G-7 Ministers Endorse U.S. Stimulus Plan President Obama's new Treasury Secretary, Timothy Geithner made his first appearance on the world stage Saturday at the meeting of G-7 finance ministers in Rome. Geithner urged the seven major industrialized countries to take bold measures to pull the global economy out of recession, support financial institutions and improve financial regulation.

G-7 Ministers Endorse U.S. Stimulus Plan

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Treasury secretary Timothy Geithner took to the international stage today, meeting with finance ministers from the Group of Seven industrial countries in Rome. Geithner and the other G-7 ministers from Japan, Germany, Britain, France, Italy, and Canada endorsed economic stimulus and vowed to combat a resurgence of protectionism. NPR's Sylvia Poggioli reports from Rome.

SYLVIA POGGIOLI: The U.S. plan to tackle the recession and the banking crisis got a better reception abroad than at home. The G-7 joint statement unanimously endorsed the Obama administration plan. In the lead up to the Rome meeting, several European countries had expressed concern over the specter of protectionism, in particular the buy-American clause in the U.S. stimulus package. Treasury secretary Timothy Geithner was quick to reassure the other members of the club.


TIMOTHY GEITHNER: The president reacted to those concerns - those provisions very quickly. And the provisions that came out of the Congress must be implemented in a way consistent with our international obligations. The president he cites(ph), is deeply committed to sustaining an important commitment to maintaining open trade and investment policies. And I heard countries around the table today as you've heard it public around the world, similar commitments by their governments. I just want to emphasize how important that is to confidence at this critical moment.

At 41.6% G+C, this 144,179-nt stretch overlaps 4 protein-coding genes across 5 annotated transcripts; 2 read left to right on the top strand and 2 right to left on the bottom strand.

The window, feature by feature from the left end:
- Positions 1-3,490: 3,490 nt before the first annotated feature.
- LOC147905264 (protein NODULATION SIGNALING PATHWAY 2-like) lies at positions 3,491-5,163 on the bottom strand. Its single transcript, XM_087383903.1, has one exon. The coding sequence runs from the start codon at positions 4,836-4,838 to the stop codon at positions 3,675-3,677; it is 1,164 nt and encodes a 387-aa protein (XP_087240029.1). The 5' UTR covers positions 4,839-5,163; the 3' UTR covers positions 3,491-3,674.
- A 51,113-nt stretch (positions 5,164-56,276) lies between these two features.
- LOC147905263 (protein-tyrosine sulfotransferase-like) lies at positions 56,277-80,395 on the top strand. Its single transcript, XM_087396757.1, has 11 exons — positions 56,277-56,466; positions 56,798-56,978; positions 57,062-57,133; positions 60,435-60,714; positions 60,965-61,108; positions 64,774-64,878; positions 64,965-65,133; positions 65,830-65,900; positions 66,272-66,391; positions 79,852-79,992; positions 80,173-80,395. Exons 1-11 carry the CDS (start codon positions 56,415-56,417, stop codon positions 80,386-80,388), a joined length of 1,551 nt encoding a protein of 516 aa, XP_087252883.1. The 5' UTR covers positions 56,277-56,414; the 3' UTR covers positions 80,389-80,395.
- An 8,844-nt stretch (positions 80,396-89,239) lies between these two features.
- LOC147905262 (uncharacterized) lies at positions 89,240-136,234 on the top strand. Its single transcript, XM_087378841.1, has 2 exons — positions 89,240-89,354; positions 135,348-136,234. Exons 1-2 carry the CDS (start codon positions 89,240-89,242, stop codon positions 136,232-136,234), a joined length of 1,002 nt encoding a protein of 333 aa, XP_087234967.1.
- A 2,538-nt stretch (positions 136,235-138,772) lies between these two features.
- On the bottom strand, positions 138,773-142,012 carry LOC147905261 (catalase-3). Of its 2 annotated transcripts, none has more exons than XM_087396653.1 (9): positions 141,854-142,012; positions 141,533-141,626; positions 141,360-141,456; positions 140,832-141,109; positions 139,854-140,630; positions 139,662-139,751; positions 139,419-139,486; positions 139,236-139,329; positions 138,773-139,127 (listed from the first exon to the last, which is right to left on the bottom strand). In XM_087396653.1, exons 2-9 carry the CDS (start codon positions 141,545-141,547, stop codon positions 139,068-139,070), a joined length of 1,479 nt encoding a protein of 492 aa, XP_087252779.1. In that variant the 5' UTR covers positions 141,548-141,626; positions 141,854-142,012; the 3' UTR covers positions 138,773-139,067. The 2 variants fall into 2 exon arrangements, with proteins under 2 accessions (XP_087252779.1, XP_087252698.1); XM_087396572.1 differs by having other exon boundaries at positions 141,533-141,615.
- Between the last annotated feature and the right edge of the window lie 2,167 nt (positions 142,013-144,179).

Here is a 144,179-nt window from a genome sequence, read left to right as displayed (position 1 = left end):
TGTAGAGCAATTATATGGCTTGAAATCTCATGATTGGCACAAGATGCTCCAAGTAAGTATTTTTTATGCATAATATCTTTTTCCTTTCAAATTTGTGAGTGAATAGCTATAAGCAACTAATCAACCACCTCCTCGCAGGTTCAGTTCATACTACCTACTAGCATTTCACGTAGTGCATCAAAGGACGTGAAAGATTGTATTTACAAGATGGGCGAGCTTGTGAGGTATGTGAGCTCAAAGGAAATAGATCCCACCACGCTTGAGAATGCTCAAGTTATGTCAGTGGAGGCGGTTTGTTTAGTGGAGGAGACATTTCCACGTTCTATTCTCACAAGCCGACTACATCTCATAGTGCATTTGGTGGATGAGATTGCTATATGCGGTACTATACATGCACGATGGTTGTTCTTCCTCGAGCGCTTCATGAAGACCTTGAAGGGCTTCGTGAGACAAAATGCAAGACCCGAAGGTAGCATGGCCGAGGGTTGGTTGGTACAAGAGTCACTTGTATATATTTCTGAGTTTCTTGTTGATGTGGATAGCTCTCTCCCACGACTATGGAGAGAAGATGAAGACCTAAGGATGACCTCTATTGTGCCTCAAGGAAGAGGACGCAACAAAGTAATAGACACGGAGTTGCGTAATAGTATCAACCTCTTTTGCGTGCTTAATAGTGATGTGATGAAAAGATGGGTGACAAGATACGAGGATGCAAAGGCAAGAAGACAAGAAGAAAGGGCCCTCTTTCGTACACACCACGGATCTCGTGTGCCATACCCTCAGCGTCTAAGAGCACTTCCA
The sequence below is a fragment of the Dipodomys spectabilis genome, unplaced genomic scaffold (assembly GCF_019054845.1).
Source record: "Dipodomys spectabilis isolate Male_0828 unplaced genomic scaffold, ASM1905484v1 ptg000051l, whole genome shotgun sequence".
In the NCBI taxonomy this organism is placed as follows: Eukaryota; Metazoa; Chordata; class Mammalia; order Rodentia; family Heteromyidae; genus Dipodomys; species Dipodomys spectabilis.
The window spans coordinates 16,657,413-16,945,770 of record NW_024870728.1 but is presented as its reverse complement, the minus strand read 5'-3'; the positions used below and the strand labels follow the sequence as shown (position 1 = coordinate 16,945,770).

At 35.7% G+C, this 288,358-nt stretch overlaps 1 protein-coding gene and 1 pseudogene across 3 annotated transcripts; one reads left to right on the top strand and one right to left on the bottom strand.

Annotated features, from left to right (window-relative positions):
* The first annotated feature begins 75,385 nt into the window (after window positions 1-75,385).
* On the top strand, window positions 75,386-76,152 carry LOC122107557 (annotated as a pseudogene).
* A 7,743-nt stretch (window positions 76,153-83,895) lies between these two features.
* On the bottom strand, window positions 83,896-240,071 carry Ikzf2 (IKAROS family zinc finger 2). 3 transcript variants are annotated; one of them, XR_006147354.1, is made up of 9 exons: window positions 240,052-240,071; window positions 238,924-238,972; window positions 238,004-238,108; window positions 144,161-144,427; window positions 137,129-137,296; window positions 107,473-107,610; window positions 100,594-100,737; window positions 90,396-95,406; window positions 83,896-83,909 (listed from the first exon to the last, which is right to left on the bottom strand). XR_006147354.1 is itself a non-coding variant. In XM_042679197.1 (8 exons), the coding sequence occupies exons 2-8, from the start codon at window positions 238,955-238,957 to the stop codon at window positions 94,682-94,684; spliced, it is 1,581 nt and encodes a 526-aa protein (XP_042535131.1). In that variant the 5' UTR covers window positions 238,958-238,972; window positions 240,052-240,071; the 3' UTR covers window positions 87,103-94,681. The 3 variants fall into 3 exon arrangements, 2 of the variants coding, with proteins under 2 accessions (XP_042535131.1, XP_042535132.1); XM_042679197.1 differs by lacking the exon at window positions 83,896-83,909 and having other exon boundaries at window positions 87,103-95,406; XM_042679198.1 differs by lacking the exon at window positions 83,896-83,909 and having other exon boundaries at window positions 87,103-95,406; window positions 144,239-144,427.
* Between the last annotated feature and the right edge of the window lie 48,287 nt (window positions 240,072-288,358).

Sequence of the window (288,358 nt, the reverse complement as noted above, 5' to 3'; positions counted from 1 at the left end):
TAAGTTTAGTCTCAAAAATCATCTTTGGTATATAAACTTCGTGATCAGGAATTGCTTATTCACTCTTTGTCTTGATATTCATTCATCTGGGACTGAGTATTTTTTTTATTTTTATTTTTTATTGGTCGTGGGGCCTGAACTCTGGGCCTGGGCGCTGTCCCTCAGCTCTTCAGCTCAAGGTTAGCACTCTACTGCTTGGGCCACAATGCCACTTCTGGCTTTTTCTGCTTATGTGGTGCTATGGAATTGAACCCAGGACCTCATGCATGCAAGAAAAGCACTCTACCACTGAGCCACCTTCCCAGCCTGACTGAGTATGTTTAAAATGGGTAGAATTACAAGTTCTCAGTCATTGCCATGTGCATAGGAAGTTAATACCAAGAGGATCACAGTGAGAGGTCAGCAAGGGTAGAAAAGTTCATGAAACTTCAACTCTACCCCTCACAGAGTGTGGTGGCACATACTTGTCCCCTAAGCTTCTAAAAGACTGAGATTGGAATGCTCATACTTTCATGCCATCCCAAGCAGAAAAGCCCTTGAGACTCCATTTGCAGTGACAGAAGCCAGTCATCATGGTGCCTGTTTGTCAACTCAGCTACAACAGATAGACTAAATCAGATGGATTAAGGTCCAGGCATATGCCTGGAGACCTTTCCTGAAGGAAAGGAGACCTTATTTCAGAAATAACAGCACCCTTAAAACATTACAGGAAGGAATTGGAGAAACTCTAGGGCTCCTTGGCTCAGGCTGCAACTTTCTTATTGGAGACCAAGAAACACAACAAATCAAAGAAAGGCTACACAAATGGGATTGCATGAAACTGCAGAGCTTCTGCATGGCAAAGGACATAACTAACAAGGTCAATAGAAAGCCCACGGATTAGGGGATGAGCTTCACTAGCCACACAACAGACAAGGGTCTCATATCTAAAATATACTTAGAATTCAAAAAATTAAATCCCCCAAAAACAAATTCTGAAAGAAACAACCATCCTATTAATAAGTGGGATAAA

POGGIOLI: In response to a question whether the United States would agree to strict regulations for hedge funds and derivatives, Secretary Geithner said the U.S. is studying a comprehensive reform of the financial system including a stronger oversight of banks and other institutions critical to market stability.


GEITHNER: That's not going to be sufficient. We're also going to have to bring much more effective enforcement. And we're all going to need stronger powers to deal with financial crises, help manage the resolution of financial crises.

POGGIOLI: The G-7 summit did not produce major new initiatives, and many analysts say it's been overshadowed by the new G-20 that includes China and India and that meets in April. But this was an important get-to-know-each-other with the new American Treasury secretary. After years of American unilateralism, the other members were certainly relieved by Geithner's promise of a more multi-lateral approach from Washington.


GEITHNER: They said we very much want to work alongside the rest of the world because what we do will not be fully effective unless the world, as a whole, is moving together to address what are very common challenges.

POGGIOLI: Sylvia Poggioli, NPR News, Rome.

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